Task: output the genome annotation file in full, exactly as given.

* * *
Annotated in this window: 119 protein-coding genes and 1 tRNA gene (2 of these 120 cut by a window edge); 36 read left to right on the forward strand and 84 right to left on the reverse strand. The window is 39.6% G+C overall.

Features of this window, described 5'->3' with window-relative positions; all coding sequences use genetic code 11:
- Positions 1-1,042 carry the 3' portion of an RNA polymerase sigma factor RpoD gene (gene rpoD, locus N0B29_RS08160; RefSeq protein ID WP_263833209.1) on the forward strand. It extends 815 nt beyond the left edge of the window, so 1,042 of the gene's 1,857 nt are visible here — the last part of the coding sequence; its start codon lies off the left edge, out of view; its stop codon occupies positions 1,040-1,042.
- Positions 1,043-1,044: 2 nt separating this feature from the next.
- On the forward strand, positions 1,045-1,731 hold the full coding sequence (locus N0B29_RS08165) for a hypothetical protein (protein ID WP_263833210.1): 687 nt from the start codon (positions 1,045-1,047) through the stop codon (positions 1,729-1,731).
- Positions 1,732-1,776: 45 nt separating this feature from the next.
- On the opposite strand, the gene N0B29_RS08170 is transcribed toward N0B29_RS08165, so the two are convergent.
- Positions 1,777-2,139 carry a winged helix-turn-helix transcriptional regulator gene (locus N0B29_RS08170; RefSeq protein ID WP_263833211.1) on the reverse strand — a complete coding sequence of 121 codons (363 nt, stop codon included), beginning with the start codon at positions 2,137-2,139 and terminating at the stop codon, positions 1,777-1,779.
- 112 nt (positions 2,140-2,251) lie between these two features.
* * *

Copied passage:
Annotated in this window: 119 protein-coding genes and 1 tRNA gene (2 of these 120 cut by a window edge); 36 read left to right on the forward strand and 84 right to left on the reverse strand. The window is 39.6% G+C overall.

Features of this window, described 5'->3' with window-relative positions; all coding sequences use genetic code 11:
- Positions 1-1,042 carry the 3' portion of an RNA polymerase sigma factor RpoD gene (gene rpoD, locus N0B29_RS08160; RefSeq protein ID WP_263833209.1) on the forward strand. It extends 815 nt beyond the left edge of the window, so 1,042 of the gene's 1,857 nt are visible here — the last part of the coding sequence; its start codon lies off the left edge, out of view; its stop codon occupies positions 1,040-1,042.
- Positions 1,043-1,044: 2 nt separating this feature from the next.
- On the forward strand, positions 1,045-1,731 hold the full coding sequence (locus N0B29_RS08165) for a hypothetical protein (protein ID WP_263833210.1): 687 nt from the start codon (positions 1,045-1,047) through the stop codon (positions 1,729-1,731).
- Positions 1,732-1,776: 45 nt separating this feature from the next.
- On the opposite strand, the gene N0B29_RS08170 is transcribed toward N0B29_RS08165, so the two are convergent.
- Positions 1,777-2,139 carry a winged helix-turn-helix transcriptional regulator gene (locus N0B29_RS08170; RefSeq protein ID WP_263833211.1) on the reverse strand — a complete coding sequence of 121 codons (363 nt, stop codon included), beginning with the start codon at positions 2,137-2,139 and terminating at the stop codon, positions 1,777-1,779.
- 112 nt (positions 2,140-2,251) lie between these two features.